My review: This is an interesting single-action revolver replica from Crossman. It’s very well made and has a nickel body and plastic ivory style grip. One cool thing about it is that the ammo is loaded into shell casings/cartridges, and it can fire both pellets and BBs. The shell casings are labeled BB and pellet so you don’t get them mixed up.

The muzzle is smoothbore, so you can shoot BBs out of this pistol just fine without having to worry about any damage or significant wear to the barrel.

This is more designed to be a cool replica and plinking gun. I certainly wouldn’t recommend it for hunting or pest control, although it is quite powerful. 

One downside is the packaging is pretty cheap. I would expect much better packing from something at this price point, but once you shoot this thing you’ll quickly forget about the lackluster packaging.

​Key Features

  • Single action
  • Realistic Remington 1875 replica
  • Smoothbore and shoots BBs and Pellets

13. Bear River Schofield No.3

Bear River Schofield No.3

Caliber: .177
Velocity: 435 feet per second
Power source: CO2
Price range: Around $120

My review: The Bear River Schofield No. 3 revolver is a .177 airgun that runs off CO2 and can shoot BBs or Pellets. It has a full metal construction and is a replica of the Smith and Wesson No.3 Revolver from 1875. It looks and feels real, and the cylinder rotates just like a real six-shooter. his is another pistol uses cartridges that you load the bbs or pellets into. It has a top break design that makes it easy to reload.

The barrel is smoothbore, so you can shoot BBs through it without having to worry about wearing out the rifling. The 8-inch barrel is longer than most and does give the airgun pretty good performance. BBs shoot pretty well, but if you want to maximize performance I definitely recommend pellets. 

The single-action revolver shoots just like a real six-shooter from the old west.

This certainly isn’t designed for hunting and pest control, but it is powerful and fun for target shooting. A lot of people also have trouble finding pellet cartridges, so you may want to shop around to make sure you can pick up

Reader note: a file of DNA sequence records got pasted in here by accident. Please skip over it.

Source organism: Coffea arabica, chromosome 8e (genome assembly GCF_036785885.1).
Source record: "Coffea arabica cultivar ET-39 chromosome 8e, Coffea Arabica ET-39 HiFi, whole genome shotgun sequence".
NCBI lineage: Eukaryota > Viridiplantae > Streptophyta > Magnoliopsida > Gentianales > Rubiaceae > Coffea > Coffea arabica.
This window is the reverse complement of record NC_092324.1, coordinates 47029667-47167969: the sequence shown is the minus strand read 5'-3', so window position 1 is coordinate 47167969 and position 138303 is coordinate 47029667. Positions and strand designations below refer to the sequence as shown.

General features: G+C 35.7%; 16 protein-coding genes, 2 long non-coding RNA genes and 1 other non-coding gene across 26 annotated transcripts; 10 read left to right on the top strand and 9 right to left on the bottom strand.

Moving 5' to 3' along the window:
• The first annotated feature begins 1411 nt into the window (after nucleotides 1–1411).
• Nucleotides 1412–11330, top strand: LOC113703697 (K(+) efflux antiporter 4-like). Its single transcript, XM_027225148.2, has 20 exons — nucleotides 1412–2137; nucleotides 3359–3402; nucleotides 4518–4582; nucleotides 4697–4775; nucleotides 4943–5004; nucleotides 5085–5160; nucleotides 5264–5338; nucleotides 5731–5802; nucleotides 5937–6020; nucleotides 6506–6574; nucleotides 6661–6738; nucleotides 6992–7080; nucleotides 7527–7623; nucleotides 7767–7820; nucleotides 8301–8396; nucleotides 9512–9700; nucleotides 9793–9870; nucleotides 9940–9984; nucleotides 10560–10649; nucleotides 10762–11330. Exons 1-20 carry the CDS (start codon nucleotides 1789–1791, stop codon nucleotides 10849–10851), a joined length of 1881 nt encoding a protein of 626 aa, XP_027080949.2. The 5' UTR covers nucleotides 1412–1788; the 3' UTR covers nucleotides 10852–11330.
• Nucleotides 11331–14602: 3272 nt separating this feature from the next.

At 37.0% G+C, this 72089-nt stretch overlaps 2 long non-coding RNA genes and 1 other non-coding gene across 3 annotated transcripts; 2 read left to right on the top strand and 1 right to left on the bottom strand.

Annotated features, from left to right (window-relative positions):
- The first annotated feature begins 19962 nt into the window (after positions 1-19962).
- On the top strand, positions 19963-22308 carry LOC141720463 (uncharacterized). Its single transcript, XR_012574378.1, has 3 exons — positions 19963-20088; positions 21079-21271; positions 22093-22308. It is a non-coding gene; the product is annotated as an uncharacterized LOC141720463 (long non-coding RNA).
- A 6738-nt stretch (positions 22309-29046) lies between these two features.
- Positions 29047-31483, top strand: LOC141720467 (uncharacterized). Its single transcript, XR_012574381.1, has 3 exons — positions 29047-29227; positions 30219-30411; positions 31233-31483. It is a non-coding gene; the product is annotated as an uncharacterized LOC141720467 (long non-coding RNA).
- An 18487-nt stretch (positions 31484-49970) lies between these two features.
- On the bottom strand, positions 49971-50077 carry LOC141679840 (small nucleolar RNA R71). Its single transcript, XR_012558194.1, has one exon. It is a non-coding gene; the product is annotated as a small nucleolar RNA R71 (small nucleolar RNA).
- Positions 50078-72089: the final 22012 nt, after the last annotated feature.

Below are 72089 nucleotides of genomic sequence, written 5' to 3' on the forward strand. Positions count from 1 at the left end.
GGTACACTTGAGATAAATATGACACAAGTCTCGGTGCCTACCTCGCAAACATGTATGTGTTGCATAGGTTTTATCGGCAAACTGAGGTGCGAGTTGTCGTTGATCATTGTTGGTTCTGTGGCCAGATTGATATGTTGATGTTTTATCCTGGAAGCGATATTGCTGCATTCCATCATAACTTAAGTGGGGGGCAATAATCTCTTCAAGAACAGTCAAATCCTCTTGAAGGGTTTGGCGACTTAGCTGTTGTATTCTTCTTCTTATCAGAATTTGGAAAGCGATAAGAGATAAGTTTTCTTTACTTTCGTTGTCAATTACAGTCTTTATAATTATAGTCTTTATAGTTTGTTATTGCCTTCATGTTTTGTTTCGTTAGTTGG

​Key Features

  • Backed by a 1-year warranty
  • Nice gunmetal black finish
  • Expect around 80 shots per CO2 cartridge
  • Weighs just over 3 pounds

14. Legends M712 .177 Caliber Steel BB Airgun

Legends M712

Caliber: .177
Velocity: 360 feet per second
Power source: CO2
Price range: Under 100 dollars

My review: While the Legends M712 isn’t the most powerful BB pistol, it holds 18 BBs and shoots full-auto crazy fast. It’s a full metal German replica BB gun that looks and feels great. As mentioned, it can shoot in full-auto mode, but it does sacrifice power and accuracy in this mode. It also burns through CO2 cartridges and BB insanely fast when firing full-auto. If you do but this airgun, make sure you stock up on CO2 cartridges! The magazine is also kind of a pain to load, so if you do decide to buy this replica, I recommend buying some extra magazines on Amazon here.

It also has that blowback action that I talked about in the buying guide section, which to me is a waste of CO2, but I will admit it’s pretty cool.

It has a fixed front sight and the rear sights are adjustable for elevation.

Key Features

  • Manual Safety
  • Semi-auto mode
  • Co2 Housed in magazine
  • Full-auto blowback action

Are Pellets or BBs More Powerful?

Pellet guns are more powerful than BB guns, especially at a distance. BBs are great for plinking cans in the backyard, and there are some powerful CO2 powered BB pistols, but they’re not nearly as aerodynamic or as accurate as pellets, making them much less ideal for hunting and pest control. Pellets are actually designed to be fired through rifled barrels, and the spin of the pellet helps accuracy and prevents the pellet from being as affected as much by air and other airborne debris. BBs are also only available in .177 caliber.

What is the Best Type of Pellet

There are many shapes of pellets included domed pellets, pointed pellets, flat pellets, and hollow points. Dome pellets are the most popular, but the “best pellet” really depends on what you’re using it for.

Dome pellets or round nose pellets are the most common type of pellet used for hunting, their shape gives them good terminal performance and they also transfer energy well onto their target. Most importantly, though, is the fact that they are typically the most accurate type of pellet.

Flat Pellets or wadcutters are sometimes used in cases where the shooter doesn’t want much penetration into the target. One example might be that they don’t want to risk the round traveling through the target and hit something that lies beyond it. Also, Some airgun shooting competitions will require wadcutter pellets be used so that the hole in the target is perfectly circular.